probably disappoint, but for everyone else this is a dark, elegant, fantasy film. The fact that Stardust doesn't fit into one genre is for most of the film a very attractive quality. However, the constant skipping from humour to `grave danger' can get tiresome. You could do a lot worse than bringing the whole family to see Stardust. De Niro and Pfeiffer steal the show, and anyone who loves Gervais in The Office will surely be delighted to see him back in action.
MEET THE ROBINSONS: A young foundling's search for the perfect family brings him to the future in this wacky time-travelling tale. Meet the Robinsons is undoubtedly Disney's best offer since it parted company with Pixar, both in terms of plot and animation. Abandoned on the steps of an orphanage as a baby, the seemingly unadoptable Lewis finds himself still there as his teen rapidly approach. The enthusiastic young inventor comes up with a mindreading machine in a bid to track down his long-lost mother -- and win the school science fair -- but finds his plans thwarted when a crazed criminal steals the machine and a boy from the future turns up and whisks Lewis through time. What follows is a frenetic adventure through time, in search of the memory scanner and the family Lewis longs for. Though the action may be frantic and downright silly at times, it is nonetheless a very enjoyable journey.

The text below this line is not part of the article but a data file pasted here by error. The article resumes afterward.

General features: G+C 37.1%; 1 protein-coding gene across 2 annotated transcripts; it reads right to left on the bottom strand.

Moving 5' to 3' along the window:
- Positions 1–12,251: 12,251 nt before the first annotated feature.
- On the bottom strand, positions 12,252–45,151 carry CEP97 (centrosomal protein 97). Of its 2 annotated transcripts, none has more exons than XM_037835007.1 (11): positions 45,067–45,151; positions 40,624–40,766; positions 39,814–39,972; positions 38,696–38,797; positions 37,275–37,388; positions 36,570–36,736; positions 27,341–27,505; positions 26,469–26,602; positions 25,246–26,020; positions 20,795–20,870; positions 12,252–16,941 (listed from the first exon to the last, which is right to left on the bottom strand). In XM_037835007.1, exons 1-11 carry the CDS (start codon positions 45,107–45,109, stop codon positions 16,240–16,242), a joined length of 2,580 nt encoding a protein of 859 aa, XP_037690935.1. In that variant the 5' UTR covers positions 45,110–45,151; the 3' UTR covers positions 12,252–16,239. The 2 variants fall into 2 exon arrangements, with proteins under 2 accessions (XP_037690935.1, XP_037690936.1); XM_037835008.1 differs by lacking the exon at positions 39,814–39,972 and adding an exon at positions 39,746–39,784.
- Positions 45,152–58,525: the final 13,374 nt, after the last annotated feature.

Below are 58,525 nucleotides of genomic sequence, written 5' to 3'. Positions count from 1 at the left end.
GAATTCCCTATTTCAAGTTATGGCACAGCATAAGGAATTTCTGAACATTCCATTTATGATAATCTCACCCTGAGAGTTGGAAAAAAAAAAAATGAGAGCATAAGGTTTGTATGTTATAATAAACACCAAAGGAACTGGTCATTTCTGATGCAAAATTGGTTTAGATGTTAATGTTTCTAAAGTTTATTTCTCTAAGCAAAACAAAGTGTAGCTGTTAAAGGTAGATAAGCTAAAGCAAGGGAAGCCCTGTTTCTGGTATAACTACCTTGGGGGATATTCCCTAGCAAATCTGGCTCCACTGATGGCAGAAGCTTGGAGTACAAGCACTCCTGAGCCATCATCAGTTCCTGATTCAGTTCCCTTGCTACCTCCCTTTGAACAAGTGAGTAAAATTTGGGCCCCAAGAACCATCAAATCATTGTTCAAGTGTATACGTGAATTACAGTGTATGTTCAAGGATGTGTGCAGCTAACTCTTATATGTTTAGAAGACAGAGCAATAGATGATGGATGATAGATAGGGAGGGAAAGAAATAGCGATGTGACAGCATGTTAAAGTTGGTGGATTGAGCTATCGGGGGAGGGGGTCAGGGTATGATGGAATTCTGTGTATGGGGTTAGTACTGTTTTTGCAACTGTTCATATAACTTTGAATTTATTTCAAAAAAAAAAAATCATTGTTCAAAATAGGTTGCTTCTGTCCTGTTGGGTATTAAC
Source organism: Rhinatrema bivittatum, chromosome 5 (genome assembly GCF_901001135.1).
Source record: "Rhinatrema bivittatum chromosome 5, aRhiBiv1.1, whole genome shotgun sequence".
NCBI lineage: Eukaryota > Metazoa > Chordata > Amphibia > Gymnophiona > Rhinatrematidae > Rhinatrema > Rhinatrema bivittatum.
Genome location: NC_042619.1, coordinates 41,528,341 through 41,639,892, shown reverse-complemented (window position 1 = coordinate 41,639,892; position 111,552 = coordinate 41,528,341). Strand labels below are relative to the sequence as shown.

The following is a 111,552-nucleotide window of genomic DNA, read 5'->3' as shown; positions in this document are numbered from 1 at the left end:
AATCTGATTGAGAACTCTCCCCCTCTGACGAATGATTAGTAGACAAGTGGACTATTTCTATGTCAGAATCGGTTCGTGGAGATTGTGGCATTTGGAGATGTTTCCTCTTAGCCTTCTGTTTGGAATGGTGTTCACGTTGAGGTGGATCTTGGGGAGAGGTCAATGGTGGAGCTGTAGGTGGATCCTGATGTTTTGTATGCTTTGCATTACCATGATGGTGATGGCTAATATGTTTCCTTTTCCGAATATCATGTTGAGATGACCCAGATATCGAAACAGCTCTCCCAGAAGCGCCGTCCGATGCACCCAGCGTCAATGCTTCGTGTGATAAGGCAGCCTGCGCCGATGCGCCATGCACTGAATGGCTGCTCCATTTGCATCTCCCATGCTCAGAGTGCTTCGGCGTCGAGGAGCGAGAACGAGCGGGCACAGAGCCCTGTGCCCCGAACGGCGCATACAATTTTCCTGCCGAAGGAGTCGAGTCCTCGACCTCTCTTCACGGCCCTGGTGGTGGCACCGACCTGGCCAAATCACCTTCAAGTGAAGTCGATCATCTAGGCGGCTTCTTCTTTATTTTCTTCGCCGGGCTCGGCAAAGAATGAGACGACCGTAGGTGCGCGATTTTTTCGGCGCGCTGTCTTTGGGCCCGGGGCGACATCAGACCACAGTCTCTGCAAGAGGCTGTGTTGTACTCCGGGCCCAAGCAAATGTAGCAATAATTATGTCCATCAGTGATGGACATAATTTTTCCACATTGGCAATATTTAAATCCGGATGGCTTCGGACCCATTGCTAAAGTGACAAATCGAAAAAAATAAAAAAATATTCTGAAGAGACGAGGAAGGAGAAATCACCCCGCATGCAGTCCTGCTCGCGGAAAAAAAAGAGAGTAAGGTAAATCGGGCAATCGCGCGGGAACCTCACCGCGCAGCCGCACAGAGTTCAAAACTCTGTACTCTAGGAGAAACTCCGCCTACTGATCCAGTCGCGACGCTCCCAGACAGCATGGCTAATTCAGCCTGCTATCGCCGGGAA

Disturbing political thriller may spread itself too thin